How to Get the Pennies Back
You would come back alone. Your gallop slowing to a steady clomp as you approached 5th Street. Walking toward your carriage, toward the man I stole you from, bowing your head for him to put the flowers back in your mane, as if nothing had happened. As if we hadn’t locked eyes and understood one another’s sadness as intimately as if we had been separated at birth, but both survived the same atrocities that led us to the very moment we met.
It was a too-warm fall day and I was overdressed, sweating, and trudging through the gaggles of tourists gawking at the Liberty Bell—and at you. You were waiting in line, tethered to a buggy, the horseman calling out to all who passed by—and to me, carrying too many bags of groceries, weighing myself down so the gravity of my mind matched the heaviness of my steps, slow and muddy, like walking through whisky.
The horseman called out to me. “You should drop those bags and come for a ride,” he said.
And I did. I dropped the bags in less than a second, unhooked you from your carriage, took the flowers out of your hair and rode you home to Ohio.
Home to Mimi and Pappy’s house, home to Orchard Lane. Even further back home to Toledo, to the Old West End, to my father’s house where I slept in a bunk-bed, jumped on those huge brown couches, and where there was a gumball machine—a real live gumball machine that took pennies and everything. He even showed us how to get the pennies back when the mason jar was empty one time.
My sister and I snuck into that big room, where the sun drenched in through gigantic windows, hundreds of years old, and the floor creaked in more than just one spot. The beams of light led us from our dark bedroom, down the hallway, past his door and the big brown couches, and landed on that shiny red gumball machine as if one god or another was pointing to heaven through the window.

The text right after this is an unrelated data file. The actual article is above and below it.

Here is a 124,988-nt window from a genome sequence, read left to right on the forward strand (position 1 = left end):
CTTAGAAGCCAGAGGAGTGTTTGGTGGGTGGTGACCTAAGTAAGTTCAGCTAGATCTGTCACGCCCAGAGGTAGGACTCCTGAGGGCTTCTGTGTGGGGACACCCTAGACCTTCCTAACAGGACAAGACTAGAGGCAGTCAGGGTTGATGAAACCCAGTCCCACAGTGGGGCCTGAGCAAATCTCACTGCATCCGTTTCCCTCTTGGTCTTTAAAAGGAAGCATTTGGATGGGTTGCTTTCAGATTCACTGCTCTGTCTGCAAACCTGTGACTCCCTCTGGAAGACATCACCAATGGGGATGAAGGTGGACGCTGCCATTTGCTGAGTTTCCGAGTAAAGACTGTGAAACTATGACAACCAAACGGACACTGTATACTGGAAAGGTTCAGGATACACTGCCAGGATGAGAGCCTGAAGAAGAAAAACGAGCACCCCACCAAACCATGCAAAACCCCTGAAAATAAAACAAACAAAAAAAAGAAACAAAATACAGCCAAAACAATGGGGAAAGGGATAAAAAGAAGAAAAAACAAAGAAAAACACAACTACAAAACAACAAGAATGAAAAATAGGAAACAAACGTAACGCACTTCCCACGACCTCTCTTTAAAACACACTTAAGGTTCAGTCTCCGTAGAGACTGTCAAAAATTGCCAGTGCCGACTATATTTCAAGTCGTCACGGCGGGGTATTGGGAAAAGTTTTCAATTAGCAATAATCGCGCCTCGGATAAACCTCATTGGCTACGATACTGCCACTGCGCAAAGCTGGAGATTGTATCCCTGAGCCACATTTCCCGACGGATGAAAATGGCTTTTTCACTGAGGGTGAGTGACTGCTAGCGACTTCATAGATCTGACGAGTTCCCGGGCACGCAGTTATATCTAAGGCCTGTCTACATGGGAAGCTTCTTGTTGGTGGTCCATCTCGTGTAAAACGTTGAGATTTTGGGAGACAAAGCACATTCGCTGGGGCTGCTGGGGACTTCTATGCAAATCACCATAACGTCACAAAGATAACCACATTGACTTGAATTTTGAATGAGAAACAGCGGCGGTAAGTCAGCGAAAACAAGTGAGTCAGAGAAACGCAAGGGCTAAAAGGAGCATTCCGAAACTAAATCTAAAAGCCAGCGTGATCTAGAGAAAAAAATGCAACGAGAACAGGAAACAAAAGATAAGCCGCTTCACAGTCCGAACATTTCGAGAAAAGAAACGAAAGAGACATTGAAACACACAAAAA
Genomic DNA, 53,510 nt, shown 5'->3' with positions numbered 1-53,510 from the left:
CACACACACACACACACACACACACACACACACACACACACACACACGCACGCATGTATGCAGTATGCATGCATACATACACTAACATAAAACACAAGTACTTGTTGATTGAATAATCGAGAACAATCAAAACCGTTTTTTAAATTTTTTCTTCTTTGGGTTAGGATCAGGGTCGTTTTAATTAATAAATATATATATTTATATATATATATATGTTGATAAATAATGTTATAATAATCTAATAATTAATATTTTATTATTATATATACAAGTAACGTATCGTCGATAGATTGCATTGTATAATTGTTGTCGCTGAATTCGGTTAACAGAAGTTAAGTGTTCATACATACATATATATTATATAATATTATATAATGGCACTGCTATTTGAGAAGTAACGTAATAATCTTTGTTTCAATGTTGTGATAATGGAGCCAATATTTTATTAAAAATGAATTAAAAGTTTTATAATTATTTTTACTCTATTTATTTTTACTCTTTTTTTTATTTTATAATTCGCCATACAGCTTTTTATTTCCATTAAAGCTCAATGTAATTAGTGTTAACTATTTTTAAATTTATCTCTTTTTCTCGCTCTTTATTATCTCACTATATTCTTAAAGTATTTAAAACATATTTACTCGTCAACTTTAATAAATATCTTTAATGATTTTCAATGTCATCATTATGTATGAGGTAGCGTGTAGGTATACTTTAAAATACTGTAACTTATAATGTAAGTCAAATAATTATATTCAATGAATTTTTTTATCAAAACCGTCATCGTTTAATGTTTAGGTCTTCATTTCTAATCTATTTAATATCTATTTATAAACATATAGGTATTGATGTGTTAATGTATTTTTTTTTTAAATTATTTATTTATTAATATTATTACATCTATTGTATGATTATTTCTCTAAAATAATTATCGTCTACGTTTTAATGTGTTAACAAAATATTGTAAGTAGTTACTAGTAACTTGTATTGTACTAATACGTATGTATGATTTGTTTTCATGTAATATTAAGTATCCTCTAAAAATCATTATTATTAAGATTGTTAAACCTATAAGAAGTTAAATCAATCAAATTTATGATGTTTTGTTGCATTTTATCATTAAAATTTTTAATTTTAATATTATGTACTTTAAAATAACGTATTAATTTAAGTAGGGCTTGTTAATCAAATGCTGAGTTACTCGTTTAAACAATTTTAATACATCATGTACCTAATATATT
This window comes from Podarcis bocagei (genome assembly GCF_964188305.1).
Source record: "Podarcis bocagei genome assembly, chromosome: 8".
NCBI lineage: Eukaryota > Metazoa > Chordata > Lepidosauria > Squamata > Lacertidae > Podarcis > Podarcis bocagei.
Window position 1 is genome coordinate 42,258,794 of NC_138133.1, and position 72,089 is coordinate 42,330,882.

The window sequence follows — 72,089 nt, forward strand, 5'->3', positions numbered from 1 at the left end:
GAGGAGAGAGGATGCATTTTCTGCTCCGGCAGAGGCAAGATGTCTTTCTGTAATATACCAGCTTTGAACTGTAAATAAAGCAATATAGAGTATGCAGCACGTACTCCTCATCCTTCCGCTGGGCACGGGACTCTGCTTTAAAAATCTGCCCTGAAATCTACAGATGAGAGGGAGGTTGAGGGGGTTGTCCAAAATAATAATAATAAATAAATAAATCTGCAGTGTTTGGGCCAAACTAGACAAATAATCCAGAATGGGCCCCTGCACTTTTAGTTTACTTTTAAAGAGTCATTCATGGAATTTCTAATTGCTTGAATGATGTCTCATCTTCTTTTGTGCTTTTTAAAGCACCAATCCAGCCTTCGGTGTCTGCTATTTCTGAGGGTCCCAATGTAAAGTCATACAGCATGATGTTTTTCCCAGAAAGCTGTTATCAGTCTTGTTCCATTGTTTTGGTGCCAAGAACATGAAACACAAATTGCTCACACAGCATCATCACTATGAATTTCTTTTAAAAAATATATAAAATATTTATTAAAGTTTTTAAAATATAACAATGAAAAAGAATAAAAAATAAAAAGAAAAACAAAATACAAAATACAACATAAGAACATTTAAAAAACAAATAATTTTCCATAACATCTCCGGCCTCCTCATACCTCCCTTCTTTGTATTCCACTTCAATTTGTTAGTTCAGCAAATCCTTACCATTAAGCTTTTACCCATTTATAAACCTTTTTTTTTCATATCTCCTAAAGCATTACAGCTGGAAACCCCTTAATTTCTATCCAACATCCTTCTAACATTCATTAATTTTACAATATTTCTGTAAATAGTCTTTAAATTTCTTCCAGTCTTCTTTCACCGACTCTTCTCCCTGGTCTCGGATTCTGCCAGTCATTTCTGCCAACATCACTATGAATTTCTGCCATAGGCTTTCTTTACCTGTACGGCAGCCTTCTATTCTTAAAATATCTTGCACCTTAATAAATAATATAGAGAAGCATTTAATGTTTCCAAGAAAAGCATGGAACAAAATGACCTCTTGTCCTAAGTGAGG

My sister stuck her hand into the penny jar and got just two. Quietly, we each put our penny in, slowly turned the dial and waited for the gumballs, then scurried back down the hallway to our bedroom, chipmunk cheeks, barefoot, nightgowned and wild as if we’d just gotten away with the world.
We crawled into the bottom bunk together and she made me show her my tiny tongue. “Bright blue!” she whispered, and then laughed wildly, rows of red teeth. “Shhhhhh, don’t wake him up,” we said. And sometimes, if we were just quiet enough, we didn’t.
This is the home I rode you to. The early morning Toledo, before my father woke up, with my sister and gumballs and the day not yet begun, life not yet discovered and the world wide open, like the vast Ohio sky. The Ohio sky, gray even on the sunniest days. Gray like the slate sidewalk I looked at you from, like the cobblestone in Old City where you line up with the other costumed horses to reveal the secrets of my city to strangers.
This is the home where—after my sister fell back asleep, before she woke up with gum in her hair, before my twenty-year-old father tried to get it out with peanut butter, before we all laughed until we cried, before we all cried and cried and cried and cried—this is the home where I snuck outside and, on tiptoes, whispered in your ear, “Ok, you can go now. Wherever you want to go, you can go.”
And eventually, you would come back alone—to Philadelphia, to the tether, to the horseman, to 5th Street, where we would lock eyes again and again and again and again.
Kelsey Montague is an emerging writer and Communications/Marketing professional working in the non-profit sector in Denver, CO. She and her bar-owner husband are transplants from Philadelphia and live with their cat, Bob, in a little apartment – filled with charm, craft beer, and love – in the heart of the city.